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Quid Pro Quo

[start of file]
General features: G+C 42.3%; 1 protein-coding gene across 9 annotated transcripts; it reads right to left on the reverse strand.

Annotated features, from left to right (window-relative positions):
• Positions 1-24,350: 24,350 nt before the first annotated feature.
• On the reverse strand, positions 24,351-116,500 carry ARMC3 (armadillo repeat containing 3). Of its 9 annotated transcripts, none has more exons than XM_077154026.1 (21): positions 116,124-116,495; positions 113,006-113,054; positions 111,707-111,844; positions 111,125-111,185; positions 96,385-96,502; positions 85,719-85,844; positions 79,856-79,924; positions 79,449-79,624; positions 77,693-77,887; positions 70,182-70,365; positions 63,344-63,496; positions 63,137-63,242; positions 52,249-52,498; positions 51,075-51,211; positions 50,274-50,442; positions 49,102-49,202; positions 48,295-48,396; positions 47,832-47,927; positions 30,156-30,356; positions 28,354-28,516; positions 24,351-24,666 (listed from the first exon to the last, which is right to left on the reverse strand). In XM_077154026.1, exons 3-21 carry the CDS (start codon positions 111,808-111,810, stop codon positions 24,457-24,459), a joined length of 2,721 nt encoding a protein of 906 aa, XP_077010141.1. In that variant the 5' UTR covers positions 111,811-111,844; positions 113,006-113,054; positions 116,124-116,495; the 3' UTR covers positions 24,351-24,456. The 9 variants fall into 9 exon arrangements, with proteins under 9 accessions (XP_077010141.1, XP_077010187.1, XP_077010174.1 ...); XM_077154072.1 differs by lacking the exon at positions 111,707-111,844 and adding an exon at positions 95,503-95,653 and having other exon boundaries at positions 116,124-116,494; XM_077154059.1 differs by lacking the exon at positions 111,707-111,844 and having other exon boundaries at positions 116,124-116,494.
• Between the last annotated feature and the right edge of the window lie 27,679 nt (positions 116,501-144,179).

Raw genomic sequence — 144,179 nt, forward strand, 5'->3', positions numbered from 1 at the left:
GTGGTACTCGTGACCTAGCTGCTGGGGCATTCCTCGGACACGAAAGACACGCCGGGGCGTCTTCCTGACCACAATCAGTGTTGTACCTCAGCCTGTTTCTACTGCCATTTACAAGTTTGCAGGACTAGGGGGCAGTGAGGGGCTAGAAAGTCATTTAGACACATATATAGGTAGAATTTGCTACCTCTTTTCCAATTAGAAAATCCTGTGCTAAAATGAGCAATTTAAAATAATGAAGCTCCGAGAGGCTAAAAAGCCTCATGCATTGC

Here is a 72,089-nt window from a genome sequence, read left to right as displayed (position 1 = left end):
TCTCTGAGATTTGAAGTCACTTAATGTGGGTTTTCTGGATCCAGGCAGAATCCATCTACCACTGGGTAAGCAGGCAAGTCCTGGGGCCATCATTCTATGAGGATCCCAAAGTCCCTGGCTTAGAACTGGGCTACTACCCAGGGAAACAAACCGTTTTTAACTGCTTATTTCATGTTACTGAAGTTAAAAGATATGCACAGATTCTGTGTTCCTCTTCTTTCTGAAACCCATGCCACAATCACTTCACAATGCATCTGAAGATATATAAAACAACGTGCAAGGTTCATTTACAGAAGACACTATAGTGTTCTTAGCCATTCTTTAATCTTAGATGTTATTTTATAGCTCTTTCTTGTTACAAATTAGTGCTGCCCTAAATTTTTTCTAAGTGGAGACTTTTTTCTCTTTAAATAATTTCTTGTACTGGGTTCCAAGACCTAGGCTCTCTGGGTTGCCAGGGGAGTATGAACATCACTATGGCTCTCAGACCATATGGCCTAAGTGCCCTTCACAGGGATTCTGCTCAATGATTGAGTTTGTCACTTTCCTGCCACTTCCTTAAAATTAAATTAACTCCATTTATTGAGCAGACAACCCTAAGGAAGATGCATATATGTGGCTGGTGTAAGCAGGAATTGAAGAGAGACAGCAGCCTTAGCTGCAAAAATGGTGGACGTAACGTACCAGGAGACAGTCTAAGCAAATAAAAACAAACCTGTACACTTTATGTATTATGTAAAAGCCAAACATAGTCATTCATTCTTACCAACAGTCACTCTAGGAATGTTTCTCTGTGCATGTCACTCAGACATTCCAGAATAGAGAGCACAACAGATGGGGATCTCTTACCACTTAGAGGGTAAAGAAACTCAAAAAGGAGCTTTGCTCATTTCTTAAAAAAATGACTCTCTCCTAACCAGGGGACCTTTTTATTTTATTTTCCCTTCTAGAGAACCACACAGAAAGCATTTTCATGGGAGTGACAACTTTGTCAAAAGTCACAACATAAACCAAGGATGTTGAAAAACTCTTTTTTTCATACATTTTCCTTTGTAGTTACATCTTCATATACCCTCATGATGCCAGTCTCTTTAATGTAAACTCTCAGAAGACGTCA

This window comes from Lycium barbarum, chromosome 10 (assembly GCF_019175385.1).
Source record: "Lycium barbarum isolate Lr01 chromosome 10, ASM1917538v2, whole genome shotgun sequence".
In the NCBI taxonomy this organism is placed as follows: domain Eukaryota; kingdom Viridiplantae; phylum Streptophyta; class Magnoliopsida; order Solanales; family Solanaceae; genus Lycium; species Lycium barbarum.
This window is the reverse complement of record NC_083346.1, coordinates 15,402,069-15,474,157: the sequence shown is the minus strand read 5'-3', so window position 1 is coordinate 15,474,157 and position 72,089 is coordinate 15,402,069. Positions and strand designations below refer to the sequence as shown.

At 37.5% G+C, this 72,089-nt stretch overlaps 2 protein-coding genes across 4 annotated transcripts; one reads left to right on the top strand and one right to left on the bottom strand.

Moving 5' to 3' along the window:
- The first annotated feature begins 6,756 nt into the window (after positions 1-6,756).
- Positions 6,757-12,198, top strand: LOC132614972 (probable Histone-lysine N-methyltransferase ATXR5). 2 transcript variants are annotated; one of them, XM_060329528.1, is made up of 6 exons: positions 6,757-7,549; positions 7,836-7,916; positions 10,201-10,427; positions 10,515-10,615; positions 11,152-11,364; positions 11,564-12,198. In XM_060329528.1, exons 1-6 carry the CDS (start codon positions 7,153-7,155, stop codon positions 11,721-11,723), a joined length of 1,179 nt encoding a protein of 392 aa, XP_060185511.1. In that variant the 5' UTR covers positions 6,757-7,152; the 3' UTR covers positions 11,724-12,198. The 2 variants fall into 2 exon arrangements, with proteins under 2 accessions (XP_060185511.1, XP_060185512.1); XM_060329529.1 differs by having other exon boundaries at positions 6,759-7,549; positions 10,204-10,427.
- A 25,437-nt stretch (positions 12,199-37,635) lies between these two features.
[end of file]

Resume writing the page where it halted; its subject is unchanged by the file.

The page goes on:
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  • Returning from their longest gap between albums in their 43-year history, Status Quo appear to have spent the time away reacquainting themselves with the heavier sound of their '70s heyday, judging by their 29th studio release Quid Pro Quo. The follow-up to 2007's In Search of the Fourth Chord is still quintessentially Status Quo, with the jaunty boogie shuffle of "Rock 'n' Roll 'n' You," the no-nonsense driving rock of "The Winner," and the guitar chugging "Let's Rock," whose "I like it, I like it" lyrics are unashamedly similar to those of "Rockin' All Over the World," doing little to suggest the band has found what its predecessor was also looking for. However, the alleged inspiration for Spinal Tap do seem to have discovered the "dial eleven," as the majority of its 15 tracks ramp up the heavy rock riffs, extend the guitar solos, and quicken the tempo to produce a back-to-basics affair which might go some way in appeasing any loyal fans dismayed by their recent, woeful collaboration with German techno outfit Scooter. Opening track "Two-Way Traffic" bursts out of the blocks with its thunderous Motrhead-esque hooks and head-banging rhythms; "Movin On" is an unashamedly retro slice of frantically paced vintage rock & roll, while there are nods to '60s psychedelica on the acid rock guitars of "Dust to Gold"; '70s prog rock on the quirky synths of "Can't See for Looking," and '80s hair metal with the showboating solos of "Frozen Hero." But other than the Parfitt-sung slow blues of "Reality Cheque" and the toe-tapping, country-fused "Anyway You Like It" co-written with hardcore fan Alan Crook, the album never really deviates from its blistering barroom rock formula, while the pro-army lyrical changes made to the unnecessary retread of 1986 hit "In the Army Now" slightly betray the original's anti-war sentiment. The Quo may be well into their sixties, but Quid Pro Quo sees them perhaps more reinvigorated than they have been since they were half that age, and while it resolutely sticks to what they know best, it's not as one-dimensional as their three-chord reputation suggests. ~ Jon O'Brien
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